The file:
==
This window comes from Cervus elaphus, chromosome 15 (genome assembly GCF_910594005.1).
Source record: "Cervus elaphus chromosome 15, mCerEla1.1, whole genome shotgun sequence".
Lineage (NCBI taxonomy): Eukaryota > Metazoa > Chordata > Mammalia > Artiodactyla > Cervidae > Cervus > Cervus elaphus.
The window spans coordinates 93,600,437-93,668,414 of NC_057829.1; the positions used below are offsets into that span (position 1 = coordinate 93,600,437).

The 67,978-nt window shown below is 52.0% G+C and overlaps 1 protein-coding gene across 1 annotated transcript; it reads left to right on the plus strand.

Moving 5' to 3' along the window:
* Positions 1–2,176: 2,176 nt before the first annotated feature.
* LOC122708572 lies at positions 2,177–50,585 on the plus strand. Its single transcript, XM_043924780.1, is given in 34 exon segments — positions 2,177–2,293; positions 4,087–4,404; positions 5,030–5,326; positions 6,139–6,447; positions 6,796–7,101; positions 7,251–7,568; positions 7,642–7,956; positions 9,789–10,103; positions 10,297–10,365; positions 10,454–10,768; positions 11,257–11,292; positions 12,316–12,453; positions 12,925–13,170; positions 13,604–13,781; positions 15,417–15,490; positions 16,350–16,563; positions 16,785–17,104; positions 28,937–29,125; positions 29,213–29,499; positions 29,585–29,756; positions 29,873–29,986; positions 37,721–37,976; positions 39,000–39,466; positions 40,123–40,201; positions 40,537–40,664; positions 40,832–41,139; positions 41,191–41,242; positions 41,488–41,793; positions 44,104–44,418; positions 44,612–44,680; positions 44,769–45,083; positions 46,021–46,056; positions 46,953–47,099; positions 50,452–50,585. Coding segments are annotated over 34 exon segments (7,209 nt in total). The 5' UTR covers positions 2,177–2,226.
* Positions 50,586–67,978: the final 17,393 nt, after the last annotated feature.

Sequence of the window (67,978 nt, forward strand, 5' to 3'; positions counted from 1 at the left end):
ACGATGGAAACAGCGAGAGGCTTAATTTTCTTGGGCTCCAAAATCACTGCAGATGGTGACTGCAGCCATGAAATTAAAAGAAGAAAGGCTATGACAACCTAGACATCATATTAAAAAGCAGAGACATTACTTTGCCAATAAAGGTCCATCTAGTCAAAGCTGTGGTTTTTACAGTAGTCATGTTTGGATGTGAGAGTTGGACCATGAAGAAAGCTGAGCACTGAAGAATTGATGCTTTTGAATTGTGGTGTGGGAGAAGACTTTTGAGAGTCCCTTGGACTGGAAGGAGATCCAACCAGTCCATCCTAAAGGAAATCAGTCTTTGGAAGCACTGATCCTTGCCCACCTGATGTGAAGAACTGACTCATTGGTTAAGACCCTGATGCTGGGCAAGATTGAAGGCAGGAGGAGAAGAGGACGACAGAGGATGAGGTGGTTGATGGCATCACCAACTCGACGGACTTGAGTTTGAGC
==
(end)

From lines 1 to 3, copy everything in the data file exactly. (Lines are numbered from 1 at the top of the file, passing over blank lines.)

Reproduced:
This window comes from Cervus elaphus, chromosome 15 (genome assembly GCF_910594005.1).
Source record: "Cervus elaphus chromosome 15, mCerEla1.1, whole genome shotgun sequence".
Lineage (NCBI taxonomy): Eukaryota > Metazoa > Chordata > Mammalia > Artiodactyla > Cervidae > Cervus > Cervus elaphus.